Fireflies & Laserbeams

Did WW84 kill the franchise?

Saturday December 26, 2020 | By Hieronymus Hawkes | TV and Movie Review | Leave Comments

Spoiler Alert: I am going to talk about some stuff in the movie below. If you don't want to see then stop here.

I watched Wonder Woman 1984 last night. I was expecting something on par with the first Wonder Woman movie, which was done well, and relatively serious in it's tenor. And although the new movie tries to strike the same chord, it misses wildly. The picture above kind of sums up how I felt watching the movie.

Pedro Pascal's character felt like a caricature, and he led the Monkey's Paw plot arc that was unimaginative and completely out of sync with the previous incarnation. Yes, we could buy into Gods and demi-gods and the powers that they have, but they played it straight in the first movie. In this one they go straight into comic book plot lines. And I could even buy that if that were the only issue, but it was like they decided that science of any sort didn't matter. They were playing hard to fan service in bringing back the Steve Trevor, and I like Chris Pine, but this indulgence may have been their downfall.

There is one particular sequence that jumped the shark for me. They steal a jet from the Smithsonian back lot. Okay. I can buy that. I can even buy the part where she fizzles up some magic ball of energy and she makes the jet invisible. We all know Wonder Woman has an invisible jet, so I gave them a pass on this, too. But give me a break. Trevor is from WWI. How the hell could a pilot that predates the jet age by 23 years before the prototype and more like 35 years before they were in common use, jump into a modern jet and fly it like there was nothing to it. I am a pilot, and I'd like to think that in a pinch I might be able to fly a jet I haven't been in before, it would take some time to figure out how things worked, even though there might be some similarities. Would he even know what the throttles were? I am sure there was some mechanism for that, but how in the world did he start the engines just by chance, flipping switches in the right sequence and bringing the throttles out of cutoff to start. And then he flies directly into a huge fireworks display. Those are like M80 explosions. It would be like flying straight into a barrage of flak. No pilot in their right mind would do that, even though it made for a cool shot in the movie, showing the fireworks through the invisible skin of the jet. And there is absolutely no way that jet makes a direct flight to Cairo, Egypt from DC without getting refueled somewhere. Not only does it fly all the way there, but back again. I guess making it invisible gave it an unlimited fuel tank as well. It is straight up ridiculous. Don't get me started on the magic lasso that can do anything, including seeing into the past, act like a prehensile tail, and wash your dishes (okay not that last one.)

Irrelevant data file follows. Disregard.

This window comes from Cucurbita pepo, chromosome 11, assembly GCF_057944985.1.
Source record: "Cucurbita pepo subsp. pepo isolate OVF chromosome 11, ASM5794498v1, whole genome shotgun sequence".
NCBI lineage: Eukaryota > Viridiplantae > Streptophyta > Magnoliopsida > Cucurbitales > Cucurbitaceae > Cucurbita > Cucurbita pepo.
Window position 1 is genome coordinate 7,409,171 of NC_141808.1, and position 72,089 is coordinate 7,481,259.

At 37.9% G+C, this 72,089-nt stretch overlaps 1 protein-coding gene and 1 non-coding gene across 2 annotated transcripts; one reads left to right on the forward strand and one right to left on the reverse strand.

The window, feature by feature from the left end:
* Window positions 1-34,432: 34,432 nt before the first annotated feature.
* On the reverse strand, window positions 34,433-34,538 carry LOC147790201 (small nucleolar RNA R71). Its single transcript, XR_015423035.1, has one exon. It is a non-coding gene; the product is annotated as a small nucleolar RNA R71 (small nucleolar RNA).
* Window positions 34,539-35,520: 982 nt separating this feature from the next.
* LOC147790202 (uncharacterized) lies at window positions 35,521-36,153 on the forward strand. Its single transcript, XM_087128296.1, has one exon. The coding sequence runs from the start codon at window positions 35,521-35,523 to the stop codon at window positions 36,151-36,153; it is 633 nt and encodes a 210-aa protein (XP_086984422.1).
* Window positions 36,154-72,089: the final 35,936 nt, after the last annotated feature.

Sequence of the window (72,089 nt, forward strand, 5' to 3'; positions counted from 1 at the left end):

The movie had some entertainment value if you can suspend your disbelief in science and technology. Gal Godot was wonderful, and the changing clothes scene was priceless. Kristen Wiig's character was fun to watch, until they turn her into some weird panther creature.

Overall, I was extremely disappointed in the movie. It could very well kill the franchise. They completely squandered all the caché or credibility they gained from the first movie. I can't recommend it to anyone.